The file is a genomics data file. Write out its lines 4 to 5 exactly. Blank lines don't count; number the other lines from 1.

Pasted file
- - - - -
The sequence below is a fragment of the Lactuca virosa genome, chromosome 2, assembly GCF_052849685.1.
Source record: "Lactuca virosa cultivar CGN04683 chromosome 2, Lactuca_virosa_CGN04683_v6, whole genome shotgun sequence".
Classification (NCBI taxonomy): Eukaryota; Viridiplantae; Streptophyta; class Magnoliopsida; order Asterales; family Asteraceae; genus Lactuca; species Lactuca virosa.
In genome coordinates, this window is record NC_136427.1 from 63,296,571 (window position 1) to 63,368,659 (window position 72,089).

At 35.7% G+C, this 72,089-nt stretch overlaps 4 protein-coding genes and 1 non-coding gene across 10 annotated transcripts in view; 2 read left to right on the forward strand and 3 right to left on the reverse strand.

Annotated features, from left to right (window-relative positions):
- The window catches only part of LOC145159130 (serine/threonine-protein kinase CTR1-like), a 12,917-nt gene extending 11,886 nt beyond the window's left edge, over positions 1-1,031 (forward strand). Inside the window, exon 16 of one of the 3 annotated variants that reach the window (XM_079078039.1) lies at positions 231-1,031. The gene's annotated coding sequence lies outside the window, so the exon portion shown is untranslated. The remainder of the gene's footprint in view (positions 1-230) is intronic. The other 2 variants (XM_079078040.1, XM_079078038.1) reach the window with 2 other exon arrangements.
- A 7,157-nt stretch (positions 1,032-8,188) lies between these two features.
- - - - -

In genome coordinates, this window is record NC_136427.1 from 63,296,571 (window position 1) to 63,368,659 (window position 72,089).

At 35.7% G+C, this 72,089-nt stretch overlaps 4 protein-coding genes and 1 non-coding gene across 10 annotated transcripts in view; 2 read left to right on the forward strand and 3 right to left on the reverse strand.